hits counter War of Shadows: Codebreakers, Spies, and the Secret Struggle to Drive the Nazis from the Middle East - Ebook PDF Online
Hot Best Seller

War of Shadows: Codebreakers, Spies, and the Secret Struggle to Drive the Nazis from the Middle East

Availability: Ready to download

An award-winning journalist and historian tells the story of the Nazis' brutal march into Egypt, which seemed bound for Israel--until the Allies discovered the one American man who unwittingly made it all happen. When the Nazis broke the Black Code, used by American diplomatic missions around the world, they were able to get detailed portrayals of British positions and wea An award-winning journalist and historian tells the story of the Nazis' brutal march into Egypt, which seemed bound for Israel--until the Allies discovered the one American man who unwittingly made it all happen. When the Nazis broke the Black Code, used by American diplomatic missions around the world, they were able to get detailed portrayals of British positions and weaknesses in North Africa, sometimes just a few hours after they were written. Using this information, under Rommel's command, they marched swiftly and terrifyingly toward Alexandria, with the ultimate goal of reaching the Middle East. But Allied forces had broken the Nazis' code, Enigma, as well. They soon discovered they were leaking information, and set off on a fevered and high-stakes search for the source. War of Shadows is the cinematic story of the race for information in North African theater of World War II, and the battle of cryptographers on both sides of it. Years in the making, this book is a feat of historical research and storytelling, and a rethinking of the popular narrative of the war. It portrays the war not as an inevitable clash of heroes and villains but a spiraling series of failures and accidents-one that spread into Africa and nearly beyond.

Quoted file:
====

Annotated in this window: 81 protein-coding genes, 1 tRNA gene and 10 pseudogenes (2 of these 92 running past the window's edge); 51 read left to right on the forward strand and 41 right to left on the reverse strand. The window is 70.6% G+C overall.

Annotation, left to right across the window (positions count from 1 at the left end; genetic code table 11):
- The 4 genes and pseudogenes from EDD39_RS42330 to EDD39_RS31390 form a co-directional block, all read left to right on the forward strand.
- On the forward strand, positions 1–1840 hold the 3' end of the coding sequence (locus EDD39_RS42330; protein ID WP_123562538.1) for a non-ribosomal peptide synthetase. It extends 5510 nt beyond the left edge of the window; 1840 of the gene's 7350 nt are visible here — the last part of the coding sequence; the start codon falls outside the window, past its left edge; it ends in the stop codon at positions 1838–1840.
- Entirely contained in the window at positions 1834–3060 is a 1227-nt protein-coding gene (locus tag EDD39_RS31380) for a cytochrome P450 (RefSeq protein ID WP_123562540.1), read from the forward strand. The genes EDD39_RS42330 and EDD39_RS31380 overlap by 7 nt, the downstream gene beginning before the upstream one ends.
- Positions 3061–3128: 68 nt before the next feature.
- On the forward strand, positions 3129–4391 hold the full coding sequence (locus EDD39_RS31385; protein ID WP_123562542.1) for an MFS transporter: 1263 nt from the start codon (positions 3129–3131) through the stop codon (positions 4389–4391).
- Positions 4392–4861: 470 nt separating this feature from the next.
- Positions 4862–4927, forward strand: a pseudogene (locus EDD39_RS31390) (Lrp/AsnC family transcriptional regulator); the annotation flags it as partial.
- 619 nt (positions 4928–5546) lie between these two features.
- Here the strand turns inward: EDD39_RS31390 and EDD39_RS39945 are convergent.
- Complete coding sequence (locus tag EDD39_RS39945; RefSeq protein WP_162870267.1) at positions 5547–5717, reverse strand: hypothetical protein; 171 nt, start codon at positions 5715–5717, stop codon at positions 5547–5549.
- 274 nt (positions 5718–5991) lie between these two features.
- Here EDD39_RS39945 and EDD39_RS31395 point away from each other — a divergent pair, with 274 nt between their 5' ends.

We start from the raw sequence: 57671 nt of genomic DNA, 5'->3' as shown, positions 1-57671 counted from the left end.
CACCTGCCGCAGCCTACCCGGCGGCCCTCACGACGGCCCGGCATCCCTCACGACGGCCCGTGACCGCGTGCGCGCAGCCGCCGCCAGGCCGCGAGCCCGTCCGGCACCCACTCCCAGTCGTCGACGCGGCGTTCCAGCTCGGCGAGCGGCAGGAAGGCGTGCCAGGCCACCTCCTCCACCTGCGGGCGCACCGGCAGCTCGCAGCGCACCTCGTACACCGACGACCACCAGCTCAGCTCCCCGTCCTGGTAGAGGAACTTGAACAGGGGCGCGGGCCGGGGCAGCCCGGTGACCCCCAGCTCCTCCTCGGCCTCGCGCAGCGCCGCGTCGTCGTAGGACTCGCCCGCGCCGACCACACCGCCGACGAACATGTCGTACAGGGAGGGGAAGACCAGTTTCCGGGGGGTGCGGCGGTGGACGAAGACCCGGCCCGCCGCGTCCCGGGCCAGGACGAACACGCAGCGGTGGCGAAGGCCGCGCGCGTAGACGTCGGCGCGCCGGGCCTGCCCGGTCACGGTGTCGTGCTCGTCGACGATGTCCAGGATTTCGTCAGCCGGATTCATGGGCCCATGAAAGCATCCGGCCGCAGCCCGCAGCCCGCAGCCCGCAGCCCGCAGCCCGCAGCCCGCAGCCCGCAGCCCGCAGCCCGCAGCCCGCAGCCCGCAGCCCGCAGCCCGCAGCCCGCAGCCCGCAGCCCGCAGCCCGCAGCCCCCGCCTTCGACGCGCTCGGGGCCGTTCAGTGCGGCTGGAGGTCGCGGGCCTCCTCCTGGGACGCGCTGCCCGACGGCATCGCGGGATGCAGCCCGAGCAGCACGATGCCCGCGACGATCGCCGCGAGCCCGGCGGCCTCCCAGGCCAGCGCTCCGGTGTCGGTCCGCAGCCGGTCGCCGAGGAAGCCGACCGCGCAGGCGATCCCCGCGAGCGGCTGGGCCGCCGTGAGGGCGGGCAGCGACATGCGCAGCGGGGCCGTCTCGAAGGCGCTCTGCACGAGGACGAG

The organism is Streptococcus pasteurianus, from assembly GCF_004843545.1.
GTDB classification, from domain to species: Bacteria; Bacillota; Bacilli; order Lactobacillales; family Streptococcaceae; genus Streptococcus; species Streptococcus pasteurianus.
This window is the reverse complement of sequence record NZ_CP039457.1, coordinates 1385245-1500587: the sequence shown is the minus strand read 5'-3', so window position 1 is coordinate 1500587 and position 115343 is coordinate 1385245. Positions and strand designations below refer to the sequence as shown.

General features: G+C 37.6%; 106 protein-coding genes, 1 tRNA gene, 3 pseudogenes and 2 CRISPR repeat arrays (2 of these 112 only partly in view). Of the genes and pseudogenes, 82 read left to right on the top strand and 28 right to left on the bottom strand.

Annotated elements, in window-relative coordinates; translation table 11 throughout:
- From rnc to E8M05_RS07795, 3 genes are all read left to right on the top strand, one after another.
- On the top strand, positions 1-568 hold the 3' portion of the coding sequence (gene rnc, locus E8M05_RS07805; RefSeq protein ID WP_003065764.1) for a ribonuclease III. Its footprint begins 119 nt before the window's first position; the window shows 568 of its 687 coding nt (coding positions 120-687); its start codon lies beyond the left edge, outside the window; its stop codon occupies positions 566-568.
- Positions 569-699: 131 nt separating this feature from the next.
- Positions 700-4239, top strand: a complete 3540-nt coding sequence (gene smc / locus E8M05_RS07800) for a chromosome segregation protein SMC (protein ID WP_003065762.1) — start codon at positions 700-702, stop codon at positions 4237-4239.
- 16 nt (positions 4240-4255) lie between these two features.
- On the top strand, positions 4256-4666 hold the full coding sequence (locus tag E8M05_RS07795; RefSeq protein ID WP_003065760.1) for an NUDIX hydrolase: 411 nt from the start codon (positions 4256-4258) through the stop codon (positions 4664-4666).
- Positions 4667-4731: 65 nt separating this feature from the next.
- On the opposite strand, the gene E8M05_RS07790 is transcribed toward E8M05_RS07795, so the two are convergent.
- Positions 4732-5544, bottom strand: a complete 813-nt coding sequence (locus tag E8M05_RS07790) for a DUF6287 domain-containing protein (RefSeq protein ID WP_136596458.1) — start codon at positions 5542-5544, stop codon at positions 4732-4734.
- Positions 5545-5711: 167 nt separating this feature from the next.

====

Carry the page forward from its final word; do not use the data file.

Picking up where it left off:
Compare

An award-winning journalist and historian tells the story of the Nazis' brutal march into Egypt, which seemed bound for Israel--until the Allies discovered the one American man who unwittingly made it all happen. When the Nazis broke the Black Code, used by American diplomatic missions around the world, they were able to get detailed portrayals of British positions and wea An award-winning journalist and historian tells the story of the Nazis' brutal march into Egypt, which seemed bound for Israel--until the Allies discovered the one American man who unwittingly made it all happen. When the Nazis broke the Black Code, used by American diplomatic missions around the world, they were able to get detailed portrayals of British positions and weaknesses in North Africa, sometimes just a few hours after they were written. Using this information, under Rommel's command, they marched swiftly and terrifyingly toward Alexandria, with the ultimate goal of reaching the Middle East. But Allied forces had broken the Nazis' code, Enigma, as well. They soon discovered they were leaking information, and set off on a fevered and high-stakes search for the source. War of Shadows is the cinematic story of the race for information in North African theater of World War II, and the battle of cryptographers on both sides of it. Years in the making, this book is a feat of historical research and storytelling, and a rethinking of the popular narrative of the war. It portrays the war not as an inevitable clash of heroes and villains but a spiraling series of failures and accidents-one that spread into Africa and nearly beyond.

46 review for War of Shadows: Codebreakers, Spies, and the Secret Struggle to Drive the Nazis from the Middle East

  1. 4 out of 5

    AC